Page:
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Related to entry inhibitor: protease inhibitor, Reverse transcriptase inhibitors, Integrase inhibitor
See: deterrent
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Peptide-T, an entry inhibitor first discovered in the 1980s but not studied as an anti-HIV drug until the late '90s, is also so well tolerated that codeveloper Pert says one possible use for the drug would be for patients on so-called drug holidays--periods when they stop taking anti-HIV drugs in order to reduce toxic side effects.
On the whole, entry inhibitors appear to be the next new weapon against HIV.
These forward-looking statements include references to potential commercial opportunities provided by the current HIV drug development pipeline, the potential use for the Company's tests in early access programs as well as in commercial use of CCR5 entry inhibitor drugs if approved by the FDA, the expected timing of certain CCR5 clinical trials and the advantages of phenotypic testing over genotypic testing.
Evaluation of HIV resistance to currently approved drugs * Evaluation of resistance and co-receptor usage related to approved and investigational entry inhibitors * Development of novel drug compounds * Exploration of the role of neutralizing antibody responses in refining treatment strategies and developing HIV vaccines * Analysis of replication capacity as a predictor of clinical outcome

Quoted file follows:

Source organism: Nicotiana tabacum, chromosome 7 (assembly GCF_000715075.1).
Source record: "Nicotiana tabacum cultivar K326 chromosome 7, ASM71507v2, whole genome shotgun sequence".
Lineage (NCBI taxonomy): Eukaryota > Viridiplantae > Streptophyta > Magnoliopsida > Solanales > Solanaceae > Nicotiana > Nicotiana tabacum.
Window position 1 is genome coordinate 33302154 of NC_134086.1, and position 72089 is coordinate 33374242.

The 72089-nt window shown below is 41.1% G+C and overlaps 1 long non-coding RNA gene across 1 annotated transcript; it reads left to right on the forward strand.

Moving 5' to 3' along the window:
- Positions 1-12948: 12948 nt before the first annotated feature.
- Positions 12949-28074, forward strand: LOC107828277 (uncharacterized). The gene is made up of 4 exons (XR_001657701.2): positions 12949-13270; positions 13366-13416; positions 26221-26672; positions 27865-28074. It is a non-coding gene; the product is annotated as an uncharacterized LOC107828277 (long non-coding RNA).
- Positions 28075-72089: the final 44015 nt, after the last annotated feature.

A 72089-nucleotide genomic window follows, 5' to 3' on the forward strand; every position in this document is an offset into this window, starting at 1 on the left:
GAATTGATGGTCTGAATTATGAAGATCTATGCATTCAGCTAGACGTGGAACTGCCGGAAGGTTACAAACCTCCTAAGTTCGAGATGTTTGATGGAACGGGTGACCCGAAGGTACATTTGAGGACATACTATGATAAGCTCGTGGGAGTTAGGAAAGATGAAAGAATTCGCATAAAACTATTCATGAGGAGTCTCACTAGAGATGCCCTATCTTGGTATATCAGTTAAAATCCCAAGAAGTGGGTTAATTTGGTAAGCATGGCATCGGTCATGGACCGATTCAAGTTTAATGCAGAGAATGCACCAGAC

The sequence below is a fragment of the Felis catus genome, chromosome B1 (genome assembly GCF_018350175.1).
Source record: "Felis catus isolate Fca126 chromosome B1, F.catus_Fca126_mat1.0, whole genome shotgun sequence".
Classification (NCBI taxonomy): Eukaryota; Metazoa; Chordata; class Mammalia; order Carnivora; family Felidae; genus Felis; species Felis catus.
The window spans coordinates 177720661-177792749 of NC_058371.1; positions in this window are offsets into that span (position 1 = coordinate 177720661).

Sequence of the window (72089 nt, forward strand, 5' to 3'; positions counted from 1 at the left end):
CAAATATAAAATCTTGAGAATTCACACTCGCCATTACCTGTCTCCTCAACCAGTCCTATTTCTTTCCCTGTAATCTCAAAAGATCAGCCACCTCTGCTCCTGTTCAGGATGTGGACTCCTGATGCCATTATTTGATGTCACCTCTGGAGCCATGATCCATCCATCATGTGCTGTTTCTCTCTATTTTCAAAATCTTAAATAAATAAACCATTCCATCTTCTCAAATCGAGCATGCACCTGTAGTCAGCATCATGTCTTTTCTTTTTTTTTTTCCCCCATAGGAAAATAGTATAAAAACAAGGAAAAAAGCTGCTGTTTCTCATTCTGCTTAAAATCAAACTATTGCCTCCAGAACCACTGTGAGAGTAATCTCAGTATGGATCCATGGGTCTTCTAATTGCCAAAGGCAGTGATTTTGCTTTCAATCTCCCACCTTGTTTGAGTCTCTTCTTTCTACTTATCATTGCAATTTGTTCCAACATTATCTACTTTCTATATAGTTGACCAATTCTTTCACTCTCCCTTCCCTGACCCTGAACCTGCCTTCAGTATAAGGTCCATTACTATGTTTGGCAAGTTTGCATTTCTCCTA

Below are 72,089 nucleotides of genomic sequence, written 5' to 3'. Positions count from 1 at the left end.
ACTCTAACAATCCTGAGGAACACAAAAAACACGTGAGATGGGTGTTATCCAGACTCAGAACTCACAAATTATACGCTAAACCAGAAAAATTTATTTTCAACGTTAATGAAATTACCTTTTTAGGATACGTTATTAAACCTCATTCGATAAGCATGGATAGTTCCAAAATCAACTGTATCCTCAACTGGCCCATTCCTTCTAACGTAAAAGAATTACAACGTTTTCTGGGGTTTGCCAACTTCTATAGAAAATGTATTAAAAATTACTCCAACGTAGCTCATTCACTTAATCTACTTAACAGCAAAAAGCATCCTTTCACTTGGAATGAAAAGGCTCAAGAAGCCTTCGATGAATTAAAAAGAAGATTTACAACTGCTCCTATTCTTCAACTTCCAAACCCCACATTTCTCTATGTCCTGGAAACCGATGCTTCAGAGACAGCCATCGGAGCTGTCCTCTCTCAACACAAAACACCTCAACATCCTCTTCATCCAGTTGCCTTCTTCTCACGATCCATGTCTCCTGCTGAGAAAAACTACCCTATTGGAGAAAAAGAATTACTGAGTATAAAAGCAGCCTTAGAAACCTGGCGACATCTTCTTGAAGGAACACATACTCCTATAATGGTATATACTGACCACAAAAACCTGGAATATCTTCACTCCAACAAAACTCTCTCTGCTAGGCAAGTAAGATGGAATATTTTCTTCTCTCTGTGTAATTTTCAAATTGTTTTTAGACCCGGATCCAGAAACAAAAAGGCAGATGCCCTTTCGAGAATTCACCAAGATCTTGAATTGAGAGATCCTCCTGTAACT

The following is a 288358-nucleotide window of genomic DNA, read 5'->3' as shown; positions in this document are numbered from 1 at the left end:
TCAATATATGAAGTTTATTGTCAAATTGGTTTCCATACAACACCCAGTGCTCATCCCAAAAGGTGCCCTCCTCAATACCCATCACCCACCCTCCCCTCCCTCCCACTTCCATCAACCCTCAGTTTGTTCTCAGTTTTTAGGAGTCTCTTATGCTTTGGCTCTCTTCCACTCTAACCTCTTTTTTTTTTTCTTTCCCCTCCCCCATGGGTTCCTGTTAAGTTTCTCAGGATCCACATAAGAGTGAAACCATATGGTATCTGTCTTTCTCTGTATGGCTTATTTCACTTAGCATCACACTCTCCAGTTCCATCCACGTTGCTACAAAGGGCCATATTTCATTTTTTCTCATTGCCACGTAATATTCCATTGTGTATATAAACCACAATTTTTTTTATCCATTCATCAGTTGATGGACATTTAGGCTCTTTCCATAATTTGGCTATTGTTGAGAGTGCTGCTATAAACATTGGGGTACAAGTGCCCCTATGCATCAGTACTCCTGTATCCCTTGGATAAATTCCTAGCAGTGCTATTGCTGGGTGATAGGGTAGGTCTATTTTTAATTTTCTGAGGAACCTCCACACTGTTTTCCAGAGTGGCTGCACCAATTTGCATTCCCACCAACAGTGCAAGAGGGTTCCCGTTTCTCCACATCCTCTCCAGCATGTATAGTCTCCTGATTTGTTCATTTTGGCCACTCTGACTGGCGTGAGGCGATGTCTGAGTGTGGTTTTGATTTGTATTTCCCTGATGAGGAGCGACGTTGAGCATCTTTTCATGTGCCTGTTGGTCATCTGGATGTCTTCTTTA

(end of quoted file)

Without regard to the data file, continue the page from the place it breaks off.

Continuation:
The debut of entry inhibitors has been eagerly awaited because of preclinical hints that they may be highly effective and have few side effects.
Three CCR5 entry inhibitors have recently been in large clinical trials: aplaviroc from GlaxoSmithKline, maraviroc from Pfizer, and vicriviroc from Schering Plough.
This could include new class of drugs for entry inhibitors, coreceptor antagonists and fusion inhibitors.
Based on the class of drugs, the market is segmented as follows: - Multi-class combination products - Nucleoside reverse transcriptase inhibitors - Non-nucleoside reverse transcriptase inhibitors - Protease inhibitors - Fusion inhibitors - Entry inhibitors - CCR5 co-receptor antagonist - HIV integrase strand transfer inhibitors The report also presents the vendor landscape and a corresponding detailed analysis of the top vendors in the market.
With a far greater understanding of the HIV cell entry process, we can now envisage HIV entry inhibitors as whole new classes of drugs for the future.
The four new anti-HIV drugs that came out in 2003 are Fuzeon, part of a new class of drugs called entry inhibitors or fusion inhibitors; the protease inhibitors Reyataz and Lexiva; and the reverse transcriptase inhibitor Emtriva.
We also saw data about other new classes of drugs, including many other entry inhibitors, CCR-5 inhibitors, and one drug from a completely new class that may be a viral assembly inhibitor.